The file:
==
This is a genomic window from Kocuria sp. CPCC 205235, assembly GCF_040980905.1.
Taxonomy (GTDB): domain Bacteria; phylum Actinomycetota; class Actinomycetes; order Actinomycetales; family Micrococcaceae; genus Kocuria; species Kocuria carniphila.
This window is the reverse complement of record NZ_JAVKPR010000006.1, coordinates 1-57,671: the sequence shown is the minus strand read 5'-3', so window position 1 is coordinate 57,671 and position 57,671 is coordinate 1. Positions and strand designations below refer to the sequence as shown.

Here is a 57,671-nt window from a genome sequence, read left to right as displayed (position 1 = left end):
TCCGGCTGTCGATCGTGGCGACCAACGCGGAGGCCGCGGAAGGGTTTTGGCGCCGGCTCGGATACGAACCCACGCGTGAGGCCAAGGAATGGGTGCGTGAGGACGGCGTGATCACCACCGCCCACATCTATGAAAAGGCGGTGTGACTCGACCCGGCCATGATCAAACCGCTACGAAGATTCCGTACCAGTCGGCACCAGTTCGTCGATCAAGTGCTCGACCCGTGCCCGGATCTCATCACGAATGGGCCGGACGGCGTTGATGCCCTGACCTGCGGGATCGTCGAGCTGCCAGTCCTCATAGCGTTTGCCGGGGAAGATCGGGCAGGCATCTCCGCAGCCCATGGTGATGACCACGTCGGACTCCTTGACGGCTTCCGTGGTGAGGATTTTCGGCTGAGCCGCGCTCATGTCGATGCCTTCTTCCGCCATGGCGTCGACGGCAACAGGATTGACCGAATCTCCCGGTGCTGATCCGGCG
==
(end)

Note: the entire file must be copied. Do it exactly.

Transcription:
This is a genomic window from Kocuria sp. CPCC 205235, assembly GCF_040980905.1.
Taxonomy (GTDB): domain Bacteria; phylum Actinomycetota; class Actinomycetes; order Actinomycetales; family Micrococcaceae; genus Kocuria; species Kocuria carniphila.
This window is the reverse complement of record NZ_JAVKPR010000006.1, coordinates 1-57,671: the sequence shown is the minus strand read 5'-3', so window position 1 is coordinate 57,671 and position 57,671 is coordinate 1. Positions and strand designations below refer to the sequence as shown.

Here is a 57,671-nt window from a genome sequence, read left to right as displayed (position 1 = left end):
TCCGGCTGTCGATCGTGGCGACCAACGCGGAGGCCGCGGAAGGGTTTTGGCGCCGGCTCGGATACGAACCCACGCGTGAGGCCAAGGAATGGGTGCGTGAGGACGGCGTGATCACCACCGCCCACATCTATGAAAAGGCGGTGTGACTCGACCCGGCCATGATCAAACCGCTACGAAGATTCCGTACCAGTCGGCACCAGTTCGTCGATCAAGTGCTCGACCCGTGCCCGGATCTCATCACGAATGGGCCGGACGGCGTTGATGCCCTGACCTGCGGGATCGTCGAGCTGCCAGTCCTCATAGCGTTTGCCGGGGAAGATCGGGCAGGCATCTCCGCAGCCCATGGTGATGACCACGTCGGACTCCTTGACGGCTTCCGTGGTGAGGATTTTCGGCTGAGCCGCGCTCATGTCGATGCCTTCTTCCGCCATGGCGTCGACGGCAACAGGATTGACCGAATCTCCCGGTGCTGATCCGGCG